7: Believe in yourself
All great sportsmen have three things in common.
First, they all believe in themselves - neither a bad day nor a great day will affect their self-belief.
Second, they're highly motivated, always pushing hard for the next level.
Third, they're naturally talented.
You might think that last factor is the most important of the three, but I don't think it is.
If you look across all sports and ask yourself what their most successful performers have in common, they're all different shapes, different sizes and different personalities, but they all believe in themselves and they're all highly motivated.
8: Success and failure are not black and white concepts
At the Sydney Olympics in 2000, it seemed all set up for me.
Backley threw an Olympic record in Sydney - but took only silver
I'd gone bronze in Barcelona in 1992, silver in Atlanta in 1996, and I thought - Sydney, the new millennium - it's all there. It had been my dream to throw an Olympic record - and then in the final, I did.
But I still only came away with the silver, because Jan Zelezny went straight out and broke my new record by just 32 centimetres.
People say to me, "That must have been devastating." But sometimes you can't have any bearing on a result. For me it was all about whether you delivered or not - whether you did everything you planned to do and did as well as you could possibly do.
If you can say to yourself after a competition that you did - as I could after that final - then whether you came first or last doesn't really matter.
9: Keep changing - whether you win or lose
Successful sports people keep re-inventing themselves. Whether you win or lose, you always need to get up to a new level - and you can't do that if you're always doing the same old thing.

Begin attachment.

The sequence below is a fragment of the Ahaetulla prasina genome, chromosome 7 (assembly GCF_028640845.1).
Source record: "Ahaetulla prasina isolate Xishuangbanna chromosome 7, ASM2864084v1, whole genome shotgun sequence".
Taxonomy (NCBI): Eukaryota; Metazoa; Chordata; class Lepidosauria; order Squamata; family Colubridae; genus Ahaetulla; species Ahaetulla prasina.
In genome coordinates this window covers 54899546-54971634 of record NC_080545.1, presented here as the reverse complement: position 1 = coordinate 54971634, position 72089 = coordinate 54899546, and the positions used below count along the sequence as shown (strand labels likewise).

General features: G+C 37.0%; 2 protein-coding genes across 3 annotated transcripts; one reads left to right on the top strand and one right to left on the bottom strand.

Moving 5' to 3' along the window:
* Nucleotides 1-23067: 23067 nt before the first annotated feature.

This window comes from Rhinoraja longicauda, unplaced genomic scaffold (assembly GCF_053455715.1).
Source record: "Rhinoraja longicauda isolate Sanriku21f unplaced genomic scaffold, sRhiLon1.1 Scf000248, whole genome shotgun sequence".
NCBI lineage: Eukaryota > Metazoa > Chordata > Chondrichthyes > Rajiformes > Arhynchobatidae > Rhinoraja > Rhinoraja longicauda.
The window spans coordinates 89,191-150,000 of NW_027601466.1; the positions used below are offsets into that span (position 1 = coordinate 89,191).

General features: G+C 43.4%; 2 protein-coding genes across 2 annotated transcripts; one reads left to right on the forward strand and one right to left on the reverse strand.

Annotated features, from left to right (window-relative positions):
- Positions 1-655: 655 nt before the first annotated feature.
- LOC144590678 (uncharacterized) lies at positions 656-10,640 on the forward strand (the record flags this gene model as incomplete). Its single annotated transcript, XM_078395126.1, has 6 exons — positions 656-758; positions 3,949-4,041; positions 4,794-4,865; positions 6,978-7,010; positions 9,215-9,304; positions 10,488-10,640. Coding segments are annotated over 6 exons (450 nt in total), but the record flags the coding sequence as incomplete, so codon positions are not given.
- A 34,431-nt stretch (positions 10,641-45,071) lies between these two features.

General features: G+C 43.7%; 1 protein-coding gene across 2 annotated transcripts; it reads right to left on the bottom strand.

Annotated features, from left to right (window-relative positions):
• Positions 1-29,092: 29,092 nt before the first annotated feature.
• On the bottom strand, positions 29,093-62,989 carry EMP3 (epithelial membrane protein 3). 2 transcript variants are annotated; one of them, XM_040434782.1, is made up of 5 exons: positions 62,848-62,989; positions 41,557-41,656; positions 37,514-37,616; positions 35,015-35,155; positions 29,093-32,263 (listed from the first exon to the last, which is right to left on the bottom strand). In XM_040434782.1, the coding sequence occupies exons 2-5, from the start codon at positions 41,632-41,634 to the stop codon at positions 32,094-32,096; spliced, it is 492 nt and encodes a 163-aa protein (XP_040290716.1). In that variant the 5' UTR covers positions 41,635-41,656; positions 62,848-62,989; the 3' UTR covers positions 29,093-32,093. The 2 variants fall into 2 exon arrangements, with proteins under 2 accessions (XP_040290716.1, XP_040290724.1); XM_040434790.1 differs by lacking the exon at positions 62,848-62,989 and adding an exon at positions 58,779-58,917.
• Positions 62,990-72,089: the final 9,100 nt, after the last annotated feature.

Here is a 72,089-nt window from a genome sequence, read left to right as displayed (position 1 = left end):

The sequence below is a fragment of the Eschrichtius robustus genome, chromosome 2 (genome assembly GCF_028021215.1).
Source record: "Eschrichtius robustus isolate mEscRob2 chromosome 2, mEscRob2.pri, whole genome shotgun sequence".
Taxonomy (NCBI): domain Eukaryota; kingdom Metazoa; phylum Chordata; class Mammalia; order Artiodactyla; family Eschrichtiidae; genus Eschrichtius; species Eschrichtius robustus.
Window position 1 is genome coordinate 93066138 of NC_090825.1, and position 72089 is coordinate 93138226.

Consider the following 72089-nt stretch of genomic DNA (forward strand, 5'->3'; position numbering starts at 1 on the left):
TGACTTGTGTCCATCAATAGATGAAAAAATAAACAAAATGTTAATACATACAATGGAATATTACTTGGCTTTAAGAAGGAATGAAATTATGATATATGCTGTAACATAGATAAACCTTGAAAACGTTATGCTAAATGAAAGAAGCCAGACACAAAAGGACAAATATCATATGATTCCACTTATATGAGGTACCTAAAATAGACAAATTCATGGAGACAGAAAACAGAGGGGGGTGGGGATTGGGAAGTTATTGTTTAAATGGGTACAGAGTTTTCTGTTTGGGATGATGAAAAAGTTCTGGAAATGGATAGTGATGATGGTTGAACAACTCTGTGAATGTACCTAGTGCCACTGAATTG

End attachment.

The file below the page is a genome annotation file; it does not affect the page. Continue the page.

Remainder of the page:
At the end of every season, I would make an assessment of how the season went. You'd then draw up a new plan, and work out what changes you had to make based on what went right and what went wrong.
For example, at the end of the 1997 season I decided to join the eastern European coaching system. By doing that, I learned a completely new way of doing things, and that gave me more armoury, more things to fall back on.
Get advice from other people. And be creative, particularly if you've been doing one thing for a long time.
By the time I finished athletics, we were doing all sort of weird and wonderful things in training, just to stay interested.
10: Don't get injured
It sounds obvious, but it's true: if you're injured, you can't win anything.
And injury isn't necessarily something that you have no control over - there are ways to make sure it doesn't happen to you.
Go to see a physiotherapist. Get them to assess your physical strengths and weaknesses. Then do the exercises that will protect the areas you'll stress doing your sport.
For me in the javelin, it was my shoulder, back and hips that I had to think about, so I had to made sure I did the 'prehab' to strengthen and protect those areas, and keep me healthy.